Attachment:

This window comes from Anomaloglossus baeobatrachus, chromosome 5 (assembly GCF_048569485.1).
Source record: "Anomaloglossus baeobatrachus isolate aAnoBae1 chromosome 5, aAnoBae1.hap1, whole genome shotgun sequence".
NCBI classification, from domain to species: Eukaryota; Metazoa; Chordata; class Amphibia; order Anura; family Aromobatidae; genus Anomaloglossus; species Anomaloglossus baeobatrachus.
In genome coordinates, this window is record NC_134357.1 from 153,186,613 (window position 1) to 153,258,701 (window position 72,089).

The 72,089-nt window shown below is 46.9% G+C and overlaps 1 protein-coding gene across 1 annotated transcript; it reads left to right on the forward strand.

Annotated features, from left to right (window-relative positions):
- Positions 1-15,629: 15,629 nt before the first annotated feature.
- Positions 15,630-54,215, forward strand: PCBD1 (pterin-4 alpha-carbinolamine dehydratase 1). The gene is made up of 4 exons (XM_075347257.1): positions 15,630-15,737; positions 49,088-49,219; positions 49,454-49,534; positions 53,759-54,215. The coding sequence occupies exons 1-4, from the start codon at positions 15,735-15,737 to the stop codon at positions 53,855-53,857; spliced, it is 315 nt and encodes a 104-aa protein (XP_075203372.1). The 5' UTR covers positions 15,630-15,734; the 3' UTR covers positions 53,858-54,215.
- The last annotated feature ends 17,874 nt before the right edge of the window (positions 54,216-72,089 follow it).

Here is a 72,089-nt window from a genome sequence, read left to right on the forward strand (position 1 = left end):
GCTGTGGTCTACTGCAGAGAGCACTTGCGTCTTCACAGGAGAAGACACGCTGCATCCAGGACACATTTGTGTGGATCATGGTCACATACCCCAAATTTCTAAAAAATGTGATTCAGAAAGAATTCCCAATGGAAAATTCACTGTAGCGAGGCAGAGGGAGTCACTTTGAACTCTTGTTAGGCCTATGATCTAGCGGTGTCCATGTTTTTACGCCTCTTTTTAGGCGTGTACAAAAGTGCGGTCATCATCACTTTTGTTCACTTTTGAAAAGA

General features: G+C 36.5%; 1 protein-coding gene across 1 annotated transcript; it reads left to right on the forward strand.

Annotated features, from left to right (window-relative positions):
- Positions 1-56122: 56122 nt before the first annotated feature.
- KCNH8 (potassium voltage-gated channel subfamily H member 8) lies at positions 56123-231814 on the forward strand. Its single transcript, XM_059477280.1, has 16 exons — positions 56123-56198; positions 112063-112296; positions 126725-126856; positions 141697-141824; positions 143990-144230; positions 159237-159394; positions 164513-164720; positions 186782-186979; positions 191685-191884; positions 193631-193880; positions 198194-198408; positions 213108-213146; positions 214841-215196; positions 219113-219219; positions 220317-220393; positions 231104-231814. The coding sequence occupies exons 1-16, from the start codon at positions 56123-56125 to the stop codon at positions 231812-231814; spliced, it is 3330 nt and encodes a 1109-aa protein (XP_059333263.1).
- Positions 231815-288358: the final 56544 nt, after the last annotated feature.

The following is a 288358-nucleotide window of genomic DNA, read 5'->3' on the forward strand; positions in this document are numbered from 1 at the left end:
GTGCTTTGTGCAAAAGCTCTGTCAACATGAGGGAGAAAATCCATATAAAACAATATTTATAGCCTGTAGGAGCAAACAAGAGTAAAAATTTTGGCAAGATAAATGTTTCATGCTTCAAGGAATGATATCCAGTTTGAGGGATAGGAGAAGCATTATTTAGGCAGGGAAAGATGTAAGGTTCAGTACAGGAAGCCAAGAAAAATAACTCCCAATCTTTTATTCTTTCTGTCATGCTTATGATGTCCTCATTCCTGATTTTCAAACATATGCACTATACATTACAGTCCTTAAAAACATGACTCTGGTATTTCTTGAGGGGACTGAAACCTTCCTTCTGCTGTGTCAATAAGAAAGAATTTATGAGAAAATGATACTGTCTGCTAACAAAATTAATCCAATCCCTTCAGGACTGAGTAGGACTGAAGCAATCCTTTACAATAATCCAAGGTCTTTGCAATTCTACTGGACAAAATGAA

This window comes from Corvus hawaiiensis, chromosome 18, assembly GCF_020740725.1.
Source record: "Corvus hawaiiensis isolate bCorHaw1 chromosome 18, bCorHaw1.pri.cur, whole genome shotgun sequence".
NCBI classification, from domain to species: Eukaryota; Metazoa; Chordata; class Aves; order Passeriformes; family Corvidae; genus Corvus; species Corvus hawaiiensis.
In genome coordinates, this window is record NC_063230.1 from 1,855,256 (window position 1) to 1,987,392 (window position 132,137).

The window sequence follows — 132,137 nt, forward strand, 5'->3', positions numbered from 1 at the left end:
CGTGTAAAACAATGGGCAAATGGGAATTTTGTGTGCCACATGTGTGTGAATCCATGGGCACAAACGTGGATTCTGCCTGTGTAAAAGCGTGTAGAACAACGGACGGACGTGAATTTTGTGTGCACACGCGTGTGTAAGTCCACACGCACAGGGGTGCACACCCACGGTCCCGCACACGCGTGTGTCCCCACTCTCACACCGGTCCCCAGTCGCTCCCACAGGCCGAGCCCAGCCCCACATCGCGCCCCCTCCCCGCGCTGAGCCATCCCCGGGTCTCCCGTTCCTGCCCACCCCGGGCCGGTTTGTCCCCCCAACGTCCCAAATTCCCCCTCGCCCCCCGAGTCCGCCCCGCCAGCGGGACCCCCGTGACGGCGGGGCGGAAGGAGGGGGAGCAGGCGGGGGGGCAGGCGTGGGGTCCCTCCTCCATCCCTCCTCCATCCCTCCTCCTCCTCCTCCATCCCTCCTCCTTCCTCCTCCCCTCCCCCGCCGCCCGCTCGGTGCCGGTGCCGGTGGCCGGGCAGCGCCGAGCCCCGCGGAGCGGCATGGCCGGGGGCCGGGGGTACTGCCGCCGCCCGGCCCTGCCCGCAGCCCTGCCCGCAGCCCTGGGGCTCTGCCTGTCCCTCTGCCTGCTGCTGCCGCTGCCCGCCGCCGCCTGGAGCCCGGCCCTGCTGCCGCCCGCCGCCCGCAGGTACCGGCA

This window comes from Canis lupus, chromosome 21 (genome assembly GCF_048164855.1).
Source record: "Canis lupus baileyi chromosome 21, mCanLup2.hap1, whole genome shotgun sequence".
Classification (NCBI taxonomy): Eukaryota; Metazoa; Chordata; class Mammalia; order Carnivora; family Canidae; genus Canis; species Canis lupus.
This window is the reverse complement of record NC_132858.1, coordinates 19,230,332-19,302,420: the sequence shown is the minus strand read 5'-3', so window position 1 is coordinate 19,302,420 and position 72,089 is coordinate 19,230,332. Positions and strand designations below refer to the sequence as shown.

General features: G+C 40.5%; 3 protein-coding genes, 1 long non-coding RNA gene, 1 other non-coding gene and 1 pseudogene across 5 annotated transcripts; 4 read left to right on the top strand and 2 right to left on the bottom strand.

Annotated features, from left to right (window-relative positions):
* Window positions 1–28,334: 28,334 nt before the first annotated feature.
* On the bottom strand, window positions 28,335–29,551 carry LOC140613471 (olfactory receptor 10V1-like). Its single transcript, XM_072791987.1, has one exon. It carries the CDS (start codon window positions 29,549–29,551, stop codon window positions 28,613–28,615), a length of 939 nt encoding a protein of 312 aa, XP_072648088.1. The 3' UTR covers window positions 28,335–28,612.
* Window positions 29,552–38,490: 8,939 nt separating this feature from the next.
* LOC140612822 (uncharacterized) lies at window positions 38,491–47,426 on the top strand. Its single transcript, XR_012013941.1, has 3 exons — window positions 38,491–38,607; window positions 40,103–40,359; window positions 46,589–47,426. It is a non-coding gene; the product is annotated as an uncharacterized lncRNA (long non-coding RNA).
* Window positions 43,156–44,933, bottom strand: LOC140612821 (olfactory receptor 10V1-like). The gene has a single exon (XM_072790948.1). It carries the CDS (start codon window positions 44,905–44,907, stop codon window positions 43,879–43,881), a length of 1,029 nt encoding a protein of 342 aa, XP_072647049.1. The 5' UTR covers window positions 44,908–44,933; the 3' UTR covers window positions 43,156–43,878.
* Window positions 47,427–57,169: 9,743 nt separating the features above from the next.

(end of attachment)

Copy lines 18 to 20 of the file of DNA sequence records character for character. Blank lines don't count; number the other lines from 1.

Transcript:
GTGCTTTGTGCAAAAGCTCTGTCAACATGAGGGAGAAAATCCATATAAAACAATATTTATAGCCTGTAGGAGCAAACAAGAGTAAAAATTTTGGCAAGATAAATGTTTCATGCTTCAAGGAATGATATCCAGTTTGAGGGATAGGAGAAGCATTATTTAGGCAGGGAAAGATGTAAGGTTCAGTACAGGAAGCCAAGAAAAATAACTCCCAATCTTTTATTCTTTCTGTCATGCTTATGATGTCCTCATTCCTGATTTTCAAACATATGCACTATACATTACAGTCCTTAAAAACATGACTCTGGTATTTCTTGAGGGGACTGAAACCTTCCTTCTGCTGTGTCAATAAGAAAGAATTTATGAGAAAATGATACTGTCTGCTAACAAAATTAATCCAATCCCTTCAGGACTGAGTAGGACTGAAGCAATCCTTTACAATAATCCAAGGTCTTTGCAATTCTACTGGACAAAATGAA

This window comes from Corvus hawaiiensis, chromosome 18, assembly GCF_020740725.1.
Source record: "Corvus hawaiiensis isolate bCorHaw1 chromosome 18, bCorHaw1.pri.cur, whole genome shotgun sequence".